Truckin’ From Tennessee

Trucking for women

Trucking for womenInterview with Women Trucker- Sharon Lewinson From Tennessee

Trucking has always been portrayed as a male’s world and yet, today, we are proud enough to see women truckers behind the wheels. Some may find it strange, some may not encourage them, and however, they are not going to stop. They are hard, tough people with the same stamina and power of men.

We are honored to interview Sharon Lewiston, who has been into this industry since 1975. She is a sweet and polite person, standing as the inspiration for the other women truckers out there and encouraging more and more women to join her league.

Trucking is surely a man’s created world and fitting into it would be difficult. However, this would constitute the initial stage. If you stay adamant about pursuing your career as a trucker, then this is the way lady.

Q. Sharon; thanks for talking with us. How does it feel to be trucker?

Flora, you know the feeling is simply amazing. You feel the world is in your control, you own a big rig and you have the power to drive. Initially, I was awe-struck with the beauty and the nature when I drive by the highway. A feel within me creeps and ask me to halt for a while, until I fill my camera with every possible pictures. The feel slowly drifted. And today, I’m proud of what I’m, a trucker, trading time.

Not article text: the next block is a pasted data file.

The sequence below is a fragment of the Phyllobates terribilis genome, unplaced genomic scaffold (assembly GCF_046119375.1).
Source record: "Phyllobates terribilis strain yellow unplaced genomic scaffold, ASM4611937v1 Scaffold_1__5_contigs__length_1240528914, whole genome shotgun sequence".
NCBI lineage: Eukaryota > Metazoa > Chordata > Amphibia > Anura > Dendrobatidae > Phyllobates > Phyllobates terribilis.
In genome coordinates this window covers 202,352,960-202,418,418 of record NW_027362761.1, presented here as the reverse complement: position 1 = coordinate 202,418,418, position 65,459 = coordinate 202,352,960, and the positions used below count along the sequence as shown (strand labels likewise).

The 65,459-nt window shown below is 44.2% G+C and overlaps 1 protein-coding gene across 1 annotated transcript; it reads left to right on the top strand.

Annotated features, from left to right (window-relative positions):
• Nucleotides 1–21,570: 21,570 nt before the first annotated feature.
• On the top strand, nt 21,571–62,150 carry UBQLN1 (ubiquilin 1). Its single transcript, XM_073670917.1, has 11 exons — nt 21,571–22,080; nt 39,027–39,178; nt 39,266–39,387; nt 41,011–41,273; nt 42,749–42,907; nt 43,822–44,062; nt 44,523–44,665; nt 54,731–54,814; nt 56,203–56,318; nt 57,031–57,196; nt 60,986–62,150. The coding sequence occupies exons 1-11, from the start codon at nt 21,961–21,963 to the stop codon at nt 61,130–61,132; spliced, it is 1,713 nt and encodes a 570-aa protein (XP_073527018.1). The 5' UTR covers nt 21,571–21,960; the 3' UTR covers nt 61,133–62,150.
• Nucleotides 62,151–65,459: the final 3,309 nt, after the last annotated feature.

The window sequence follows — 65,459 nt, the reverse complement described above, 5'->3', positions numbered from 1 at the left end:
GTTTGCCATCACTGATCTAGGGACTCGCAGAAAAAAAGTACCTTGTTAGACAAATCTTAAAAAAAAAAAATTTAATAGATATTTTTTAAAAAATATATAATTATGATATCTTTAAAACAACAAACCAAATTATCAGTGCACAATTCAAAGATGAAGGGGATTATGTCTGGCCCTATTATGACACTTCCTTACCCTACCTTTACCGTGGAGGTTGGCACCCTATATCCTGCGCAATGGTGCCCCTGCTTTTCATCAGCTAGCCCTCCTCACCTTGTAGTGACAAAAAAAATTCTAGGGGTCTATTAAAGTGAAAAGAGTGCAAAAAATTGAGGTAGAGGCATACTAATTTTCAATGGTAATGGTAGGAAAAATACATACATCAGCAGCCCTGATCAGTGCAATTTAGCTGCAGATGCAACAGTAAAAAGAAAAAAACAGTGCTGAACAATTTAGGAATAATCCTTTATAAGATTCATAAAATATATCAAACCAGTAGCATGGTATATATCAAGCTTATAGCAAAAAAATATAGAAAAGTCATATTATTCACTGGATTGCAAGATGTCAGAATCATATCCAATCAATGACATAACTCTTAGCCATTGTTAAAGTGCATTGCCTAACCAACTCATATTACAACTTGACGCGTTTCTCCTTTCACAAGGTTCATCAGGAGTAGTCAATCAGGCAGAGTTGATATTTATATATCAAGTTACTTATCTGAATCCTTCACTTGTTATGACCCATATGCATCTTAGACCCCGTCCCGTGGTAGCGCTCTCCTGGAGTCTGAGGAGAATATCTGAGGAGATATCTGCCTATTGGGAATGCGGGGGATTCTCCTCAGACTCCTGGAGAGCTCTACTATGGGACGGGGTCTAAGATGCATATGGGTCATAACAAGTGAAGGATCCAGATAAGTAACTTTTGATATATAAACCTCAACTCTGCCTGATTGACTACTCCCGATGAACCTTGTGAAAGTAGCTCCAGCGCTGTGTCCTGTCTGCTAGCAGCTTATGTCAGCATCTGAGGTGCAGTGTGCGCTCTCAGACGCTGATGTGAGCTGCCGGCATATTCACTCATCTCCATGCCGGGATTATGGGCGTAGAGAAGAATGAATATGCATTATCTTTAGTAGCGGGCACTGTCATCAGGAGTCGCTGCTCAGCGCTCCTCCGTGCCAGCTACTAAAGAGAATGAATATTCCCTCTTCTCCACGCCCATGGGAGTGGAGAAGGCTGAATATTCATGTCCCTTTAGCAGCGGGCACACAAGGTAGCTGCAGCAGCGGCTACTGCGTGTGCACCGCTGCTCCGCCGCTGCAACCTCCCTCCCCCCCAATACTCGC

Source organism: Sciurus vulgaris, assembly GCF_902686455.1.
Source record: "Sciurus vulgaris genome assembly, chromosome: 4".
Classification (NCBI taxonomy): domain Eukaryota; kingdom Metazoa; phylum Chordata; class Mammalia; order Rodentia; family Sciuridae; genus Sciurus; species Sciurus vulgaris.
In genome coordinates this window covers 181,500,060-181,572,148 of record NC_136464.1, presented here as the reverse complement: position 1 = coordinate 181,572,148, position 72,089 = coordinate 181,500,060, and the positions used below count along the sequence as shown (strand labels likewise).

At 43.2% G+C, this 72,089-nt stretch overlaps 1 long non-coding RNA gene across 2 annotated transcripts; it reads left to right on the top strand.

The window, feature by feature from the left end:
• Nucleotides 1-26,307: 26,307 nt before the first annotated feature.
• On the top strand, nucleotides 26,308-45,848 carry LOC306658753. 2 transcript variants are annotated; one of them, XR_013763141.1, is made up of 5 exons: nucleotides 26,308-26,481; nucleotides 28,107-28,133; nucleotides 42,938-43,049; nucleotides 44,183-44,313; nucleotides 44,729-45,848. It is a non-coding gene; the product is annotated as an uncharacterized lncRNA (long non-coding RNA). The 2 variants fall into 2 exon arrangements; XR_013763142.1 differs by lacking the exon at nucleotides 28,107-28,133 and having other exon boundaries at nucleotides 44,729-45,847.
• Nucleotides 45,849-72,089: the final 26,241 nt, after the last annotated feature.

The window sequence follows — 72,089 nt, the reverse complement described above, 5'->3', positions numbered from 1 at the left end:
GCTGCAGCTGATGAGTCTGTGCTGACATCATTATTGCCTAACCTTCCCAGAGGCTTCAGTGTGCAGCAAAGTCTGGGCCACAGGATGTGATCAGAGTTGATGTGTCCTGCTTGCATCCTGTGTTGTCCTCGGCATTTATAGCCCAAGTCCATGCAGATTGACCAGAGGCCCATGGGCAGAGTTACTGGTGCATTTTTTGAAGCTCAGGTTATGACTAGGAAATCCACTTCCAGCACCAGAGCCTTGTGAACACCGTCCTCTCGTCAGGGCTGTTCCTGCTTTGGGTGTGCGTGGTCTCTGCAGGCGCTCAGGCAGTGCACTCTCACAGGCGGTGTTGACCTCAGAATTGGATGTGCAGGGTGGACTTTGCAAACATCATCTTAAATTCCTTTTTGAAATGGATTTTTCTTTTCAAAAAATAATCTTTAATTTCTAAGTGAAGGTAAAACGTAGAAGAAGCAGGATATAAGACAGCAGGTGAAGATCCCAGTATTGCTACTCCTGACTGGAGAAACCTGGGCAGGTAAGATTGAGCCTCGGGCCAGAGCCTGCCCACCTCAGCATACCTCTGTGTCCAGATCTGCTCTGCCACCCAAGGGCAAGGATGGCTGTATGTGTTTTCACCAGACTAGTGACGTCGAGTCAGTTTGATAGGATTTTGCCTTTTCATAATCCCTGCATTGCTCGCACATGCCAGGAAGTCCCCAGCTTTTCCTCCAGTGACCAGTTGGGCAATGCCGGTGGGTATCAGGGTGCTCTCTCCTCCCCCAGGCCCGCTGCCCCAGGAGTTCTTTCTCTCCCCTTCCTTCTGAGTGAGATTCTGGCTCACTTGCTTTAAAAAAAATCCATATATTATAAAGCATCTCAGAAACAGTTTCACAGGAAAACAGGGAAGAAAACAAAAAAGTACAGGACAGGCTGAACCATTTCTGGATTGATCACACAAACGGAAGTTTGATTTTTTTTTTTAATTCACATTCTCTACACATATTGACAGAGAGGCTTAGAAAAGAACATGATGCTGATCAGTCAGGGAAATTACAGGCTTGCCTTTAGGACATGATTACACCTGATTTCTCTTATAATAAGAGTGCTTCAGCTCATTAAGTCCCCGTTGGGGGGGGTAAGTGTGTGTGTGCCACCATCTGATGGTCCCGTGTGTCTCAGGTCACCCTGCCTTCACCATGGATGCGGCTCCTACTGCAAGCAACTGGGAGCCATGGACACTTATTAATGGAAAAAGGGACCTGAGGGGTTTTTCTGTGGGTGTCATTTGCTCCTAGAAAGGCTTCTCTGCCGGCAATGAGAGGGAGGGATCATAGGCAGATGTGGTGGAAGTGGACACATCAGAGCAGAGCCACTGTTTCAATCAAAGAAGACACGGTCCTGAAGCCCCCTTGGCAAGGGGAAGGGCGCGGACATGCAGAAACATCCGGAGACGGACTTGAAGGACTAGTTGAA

Q. How many years you have been trucking?

I have been trucking since 1975 August 4th and till date I sense, there is more to explore and that keeps me going behind the wheels.

Q. How do you take out time for your family?

Being a trucker, you need to be really sharp and flexible when it comes to work. When I started pursuing my career as a trucker, I was never able to give time to my family. Its not that they every complained, yet, I know they wanted me to be home at least for Thanksgiving and Christmas. Trucking can keep you so busy that you really have no time to update people about your whereabouts. All is that, you, gears and your steering wheel, day and night. However, once you are set, moving along with the flow, you will see things falling in place. Trust me, that is the best feel.

Q. What made you choose trucking as a profession?

Trucking was never in my mind when we talk about profession. My husband and I started trucking in the mid 1960s and worked very hard to make a living.However, in the year 1970, Harry expired. His death was sudden, leaving me shattered. Life has to move, isn’t it? And I took trucking as my profession and today, I’m here.

Q. Is it safe to be truck driver?

Well, is there any profession providing you the security to stay up anytime of the day or night? No, there is no such industry and trucking is no different. However, that does not mean trucking is going to be hard on you. You need to learn how to tackle your surroundings, learn self-defense and other aspect that can help you in molding yourself. You decide for yourself, rather than generalizing the industry.

Q. Any day regretted for being a part of this industry.

Never! We all know the hardship trucking carries as it is published all over the web, but never did I regret choosing trucking as my profession. I did accompany my husband each time he was on schedule, and soon I enjoyed driving a truck myself.

Q. What are the obstacles you face as a women trucker?

Obstacles were many, innumerable. But who can stop the happening? From understanding shared with co workers to happy-to-help feel mould me into a better person, with each rejection coming my way.

Q. Gearing with the technology makes any difference in your trucking schedule.